Thursday, May 30, 2013

564. Brewery Vivant and New Belgium Lips of Faith Biere de Garde

So we’ve got both a collaboration beer and a Lips of Faith beer, all in one bottle. Did I also mention it is a biere de garde? Which, while not precisely a saison, is pretty much saison’s kissing cousin. Throw some chickens on the label, and this beer becomes downright irresistible, even before it gets opened. Who can fight that much confluence of goodness? Certainly not this crowd. While we’ve never had a beer from Brewery Vivant, if New Belgium says nice things about them, that’s good enough for us. And New Belgium? They’re pretty much golden around our way. We could chiggity-check the books for backing, but we’ll let this one stand on its own.

Lips of Faith Biere de Garde pours a clear, bright golden straw: with the long lasting white head, lacing, and profuse bubbles, it’s like liquid sunshine in a glass. The nose is juicy ripe fruit and citrus with pear and apple hints; there is a bit of husky malt hidden behind the yeast character followed by just the slightest hint of tartness, although that may be more of the yeast fruitiness. As it opens up, there is some creamy mustiness that borders on earthiness—you know, your usual Belgian rusticity in a glass. Flavors start sweet although the beer is very dry as a whole—the residual Pilsner candy sweetness gives way to fruit and a touch of bitterness in the middle, although the malt is in charge. In the finish, there are hints of lemon zest and dry cracker along with an impression of nuttiness. There is also some alcohol flavor and warmth, which increases as the beer warms, although so too does the juicy yeast character. The initial mouthfeel is creamy and dry; as it warms, the creaminess remains, but the dryness gives way to alcohol warmth and a slight sharpness in the back of the throat. While this is an enjoyable and certainly well-made beer, it could use better balance between the size and the flavors: as it warms, the subtlety starts to fade and the residual sweetness turns towards stickiness, and the juxtaposition between the dryness of the beer and the gumminess in the mouthfeel becomes uneven. Coupled with the increasing alcohol presence, this disjunction detracts from the overall impression of the beer—it comes across currently as almost a young and brash tripel. Part of this may stem from the style; Biere de Gardes are intended to age, and some of the rougher edges might disappear with time, but, well, we’re drinking it now. Still, something certainly worth trying—the quality is there, it is just young and rough around the edges. Sorry, we just couldn’t resist the sweet siren song of a new Lips of Faith beer any longer. You know y’all been there before, haven’t you?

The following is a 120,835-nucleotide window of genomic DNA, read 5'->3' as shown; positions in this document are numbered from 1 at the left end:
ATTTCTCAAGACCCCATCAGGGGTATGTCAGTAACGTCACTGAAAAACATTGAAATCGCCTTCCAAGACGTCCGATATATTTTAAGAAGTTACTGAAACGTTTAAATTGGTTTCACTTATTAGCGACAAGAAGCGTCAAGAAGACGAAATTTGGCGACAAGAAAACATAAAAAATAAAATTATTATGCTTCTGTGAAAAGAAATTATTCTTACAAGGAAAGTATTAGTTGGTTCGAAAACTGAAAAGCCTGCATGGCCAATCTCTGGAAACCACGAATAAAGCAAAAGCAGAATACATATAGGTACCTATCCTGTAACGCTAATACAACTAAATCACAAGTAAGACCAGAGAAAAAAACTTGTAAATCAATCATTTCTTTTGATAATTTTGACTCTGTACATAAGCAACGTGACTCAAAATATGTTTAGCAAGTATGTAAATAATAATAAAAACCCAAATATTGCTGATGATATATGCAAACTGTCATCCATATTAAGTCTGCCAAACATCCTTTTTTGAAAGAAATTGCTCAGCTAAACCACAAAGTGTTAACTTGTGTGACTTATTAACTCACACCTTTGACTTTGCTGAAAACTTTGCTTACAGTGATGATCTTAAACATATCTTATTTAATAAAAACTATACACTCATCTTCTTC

From the bottle: “Famous in Michigan for their Farmhouse Ales, our friends at Brewery Vivant introduced us to their Biere de Garde ale yeast strain. From there, we imagined a slightly tart, intentionally  dry beer with hints of bergamot citrus that pairs perfectly with French cheeses.”

ABV: 9.0%


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